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Popularity of red velvet cake rises throughout the country

Popularity of red velvet cake rises throughout the country

Red velvet cake, a tradition in the southern United States for more than a century, recently has become so insanely popular in bakeries and on dessert menus that it now has international renown. Cupcakes & Co. opened last year in Paris and sells a red velvet cupcake.

Here in America, the cake, or cupcake version, once limited to the domain of the home baker and the occasional soul food restaurant, is everywhere, from Los Angeles to Boston, north and south.

Red velvet even offers something of interest to the avant-garde molecular-gastronomy practitioner. There is a theory that the chemical reaction of acid, like buttermilk or vinegar, in the batter, with cocoa, results in the reddish hue, thanks to the presence of anthocyanin, a pigment that reddens in the presence of acid. Before Dutch-processed alkaline cocoa, which neutralizes the pigment, was available, regular cocoa gave chocolate cake this ruddy aspect. Devil’s food cake was another result. But bakers supposedly liked the redness and then began ramping it up with food coloring to make red velvet cake.

There is often a nice, subtle chocolate component in the flavor. But some recipes omit the cocoa entirely. Now there are cakes that are bright enough to stop traffic. As for the icing, it’s snowy white, and often cream cheese-based.

In the 1920s it was the signature dessert at the Waldorf-Astoria in New York. John Doherty, who was the executive chef until a few years ago, recalled, “It was so popular that we kept it on the room-service menu.”

Red velvet has become a must at cupcake bakeries such as More in Chicago, which now ships it nationwide. At New York’s Magnolia Bakery, it is the most popular flavor. Sprinkles Cupcake Pantry in Los Angeles has also made it something of a signature. And it’s kosher at Crumbs in New York.

It’s to be expected at soul food restaurants like Amy Ruth’s in New York, Blackberry’s Catering & Family Restaurant in Plainfield, N.J., Bertha’s Soul Food in Los Angeles, and Lo-Lo’s Chicken and Waffles in Phoenix. Barbecue restaurants, including Seconds BBQ in Amityville, N.Y., and Phillips Barbecue in Los Angeles also feature it. Lisa Hall, an owner of Kitchenette in New York, calls it “moist, Southern comfort food.”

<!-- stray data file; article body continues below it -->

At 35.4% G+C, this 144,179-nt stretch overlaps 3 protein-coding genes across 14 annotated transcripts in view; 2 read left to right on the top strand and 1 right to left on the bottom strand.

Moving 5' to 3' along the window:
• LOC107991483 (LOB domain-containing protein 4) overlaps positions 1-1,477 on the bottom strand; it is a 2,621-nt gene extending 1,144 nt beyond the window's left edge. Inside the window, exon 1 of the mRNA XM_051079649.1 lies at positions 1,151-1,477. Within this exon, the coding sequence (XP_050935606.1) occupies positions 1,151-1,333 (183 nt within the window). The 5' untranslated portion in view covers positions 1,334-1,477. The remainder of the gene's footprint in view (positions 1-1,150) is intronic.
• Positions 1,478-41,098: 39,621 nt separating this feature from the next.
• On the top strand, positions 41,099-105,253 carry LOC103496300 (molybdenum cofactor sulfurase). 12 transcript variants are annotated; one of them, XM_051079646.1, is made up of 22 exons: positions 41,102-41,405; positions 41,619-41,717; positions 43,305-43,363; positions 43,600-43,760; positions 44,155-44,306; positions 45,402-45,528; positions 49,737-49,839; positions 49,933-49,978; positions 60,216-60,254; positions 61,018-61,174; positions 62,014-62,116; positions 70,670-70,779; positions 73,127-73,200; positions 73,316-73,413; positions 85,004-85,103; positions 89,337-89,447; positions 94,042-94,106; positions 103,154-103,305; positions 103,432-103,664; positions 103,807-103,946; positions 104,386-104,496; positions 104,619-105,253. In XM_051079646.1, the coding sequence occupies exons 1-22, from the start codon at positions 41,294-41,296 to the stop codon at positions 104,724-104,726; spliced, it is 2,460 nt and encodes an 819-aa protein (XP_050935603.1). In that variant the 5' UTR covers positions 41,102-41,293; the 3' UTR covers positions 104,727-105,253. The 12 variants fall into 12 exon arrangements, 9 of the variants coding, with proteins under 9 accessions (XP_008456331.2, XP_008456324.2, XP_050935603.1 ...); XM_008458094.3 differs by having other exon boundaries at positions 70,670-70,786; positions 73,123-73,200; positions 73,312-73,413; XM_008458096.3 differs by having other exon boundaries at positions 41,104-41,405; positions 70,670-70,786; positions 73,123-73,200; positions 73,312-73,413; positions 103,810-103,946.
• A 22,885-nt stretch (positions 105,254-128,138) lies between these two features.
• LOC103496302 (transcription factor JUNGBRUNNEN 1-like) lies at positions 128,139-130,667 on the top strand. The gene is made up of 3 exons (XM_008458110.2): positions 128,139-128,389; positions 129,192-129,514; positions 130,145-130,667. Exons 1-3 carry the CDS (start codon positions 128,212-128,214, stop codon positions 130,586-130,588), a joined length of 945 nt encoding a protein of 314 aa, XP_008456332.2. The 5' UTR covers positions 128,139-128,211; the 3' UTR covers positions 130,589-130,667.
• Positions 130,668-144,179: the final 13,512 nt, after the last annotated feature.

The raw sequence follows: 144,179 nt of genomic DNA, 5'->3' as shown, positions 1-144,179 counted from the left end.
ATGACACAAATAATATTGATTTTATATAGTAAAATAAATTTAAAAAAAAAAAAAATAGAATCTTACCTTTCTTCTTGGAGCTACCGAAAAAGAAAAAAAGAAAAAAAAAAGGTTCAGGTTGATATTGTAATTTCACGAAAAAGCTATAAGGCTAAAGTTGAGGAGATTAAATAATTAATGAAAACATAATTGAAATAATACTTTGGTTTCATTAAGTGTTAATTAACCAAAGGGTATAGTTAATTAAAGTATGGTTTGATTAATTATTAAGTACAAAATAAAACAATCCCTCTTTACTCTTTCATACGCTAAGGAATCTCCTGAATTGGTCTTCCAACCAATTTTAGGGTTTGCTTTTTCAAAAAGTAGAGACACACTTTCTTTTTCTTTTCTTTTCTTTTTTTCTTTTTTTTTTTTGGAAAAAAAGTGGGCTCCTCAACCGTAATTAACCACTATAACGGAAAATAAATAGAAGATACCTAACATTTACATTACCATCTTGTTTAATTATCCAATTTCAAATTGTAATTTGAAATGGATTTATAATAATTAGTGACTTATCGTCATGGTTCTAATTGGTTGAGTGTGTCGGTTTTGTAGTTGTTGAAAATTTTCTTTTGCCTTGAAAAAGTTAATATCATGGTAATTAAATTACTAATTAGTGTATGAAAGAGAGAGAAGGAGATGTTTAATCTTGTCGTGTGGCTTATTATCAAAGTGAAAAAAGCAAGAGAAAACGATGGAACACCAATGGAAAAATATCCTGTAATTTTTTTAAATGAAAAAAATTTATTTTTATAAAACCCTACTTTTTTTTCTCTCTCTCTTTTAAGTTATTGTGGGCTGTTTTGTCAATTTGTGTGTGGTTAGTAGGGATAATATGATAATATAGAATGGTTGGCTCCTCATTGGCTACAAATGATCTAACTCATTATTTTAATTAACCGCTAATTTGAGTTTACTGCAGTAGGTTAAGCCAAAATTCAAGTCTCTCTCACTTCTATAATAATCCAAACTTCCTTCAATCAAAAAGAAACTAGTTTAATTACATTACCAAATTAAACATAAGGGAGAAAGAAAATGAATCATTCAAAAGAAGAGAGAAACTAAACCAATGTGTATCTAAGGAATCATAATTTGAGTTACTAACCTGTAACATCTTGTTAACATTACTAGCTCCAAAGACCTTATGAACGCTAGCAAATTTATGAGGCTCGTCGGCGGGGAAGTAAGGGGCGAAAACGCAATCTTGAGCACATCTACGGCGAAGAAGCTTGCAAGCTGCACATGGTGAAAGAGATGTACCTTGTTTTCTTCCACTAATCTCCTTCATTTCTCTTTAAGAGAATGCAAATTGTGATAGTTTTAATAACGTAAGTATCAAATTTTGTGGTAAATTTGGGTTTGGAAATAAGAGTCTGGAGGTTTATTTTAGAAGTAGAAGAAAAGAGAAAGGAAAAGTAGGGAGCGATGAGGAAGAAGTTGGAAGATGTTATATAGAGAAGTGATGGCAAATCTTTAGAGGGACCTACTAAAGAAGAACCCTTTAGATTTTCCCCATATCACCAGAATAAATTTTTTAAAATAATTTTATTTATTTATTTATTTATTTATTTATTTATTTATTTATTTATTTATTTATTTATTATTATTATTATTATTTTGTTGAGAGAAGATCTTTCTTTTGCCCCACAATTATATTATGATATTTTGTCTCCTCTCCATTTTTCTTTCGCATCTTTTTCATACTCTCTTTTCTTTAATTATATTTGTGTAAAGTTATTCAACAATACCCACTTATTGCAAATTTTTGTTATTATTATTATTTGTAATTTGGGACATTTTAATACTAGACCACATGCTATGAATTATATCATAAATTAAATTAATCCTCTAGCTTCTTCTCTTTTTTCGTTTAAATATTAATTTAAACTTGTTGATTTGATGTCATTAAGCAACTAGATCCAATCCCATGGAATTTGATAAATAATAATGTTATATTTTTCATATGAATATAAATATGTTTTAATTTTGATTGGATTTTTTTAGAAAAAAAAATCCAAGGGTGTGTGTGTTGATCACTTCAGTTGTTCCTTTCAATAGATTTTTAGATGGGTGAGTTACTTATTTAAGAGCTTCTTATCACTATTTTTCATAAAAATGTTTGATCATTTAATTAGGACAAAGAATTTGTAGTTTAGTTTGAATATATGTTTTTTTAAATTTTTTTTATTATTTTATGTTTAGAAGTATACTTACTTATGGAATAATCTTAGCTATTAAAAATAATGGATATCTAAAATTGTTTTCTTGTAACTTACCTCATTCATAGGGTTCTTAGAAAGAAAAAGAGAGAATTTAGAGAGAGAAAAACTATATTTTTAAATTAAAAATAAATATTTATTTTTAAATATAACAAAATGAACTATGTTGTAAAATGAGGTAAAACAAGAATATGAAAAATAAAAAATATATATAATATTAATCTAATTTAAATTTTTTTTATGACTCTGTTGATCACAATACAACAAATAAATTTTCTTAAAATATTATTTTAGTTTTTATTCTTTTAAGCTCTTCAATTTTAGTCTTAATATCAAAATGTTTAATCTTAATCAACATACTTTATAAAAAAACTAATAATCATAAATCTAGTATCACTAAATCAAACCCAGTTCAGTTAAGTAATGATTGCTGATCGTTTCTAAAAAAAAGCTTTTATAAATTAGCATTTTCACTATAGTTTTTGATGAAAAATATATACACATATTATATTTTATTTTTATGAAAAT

In Knoxville, Tenn., Litton’s Market and Restaurant specializes in huge portions of it. Also in Knoxville, red velvet is served at the venerable Regas Restaurant, now owned by Connors Concepts, which gave out portions of it free to celebrate the restaurant’s 90th anniversary in 2009. Tupelo in Cambridge, Mass., may not be geographically south, but its cooking certainly is, and that includes red velvet cake.

And it seems to be nearly as popular in New Orleans as bananas Foster. There red velvet cake is served at Veranda, Nola, Cochon and Elizabeth’s Restaurant.

But it is also on the menus of operations that have no soul, barbecue or Southern style. For instance, California Pizza Kitchen serves it. At the Bubble Room in Captiva, Fla., there’s a neon-red cake. Craftsteak in New York and Craft in Los Angeles have it on the menu.

In New York, the new Red Velvet Lounge on the Lower East Side serves liquor-infused cupcakes paired with drinks, including red velvet with a glass of demi-sec Champagne.

As for variations, at Virgil’s Real Barbecue in New York they serve red velvet hush puppies. Vegan red velvet cupcakes are available at T-Salon in New York. And a red velvet cake doughnut is just one of the flavors at the Peter Pan Donut Shop in Greenpoint, N.Y. Water Grill, a seafood operation in Los Angeles, makes red velvet pudding with cocoa nib streusel plated with raspberry and mascarpone ice cream.

Red velvet cake ice cream is a flavor offered at Creole Creamery in New Orleans and at some Maggie Moo’s ice cream shops. And what about the inevitable red velvet chocolate truffles? Those, too, are made and sold at the Candy Basket stores in a dozen locations in Oregon.

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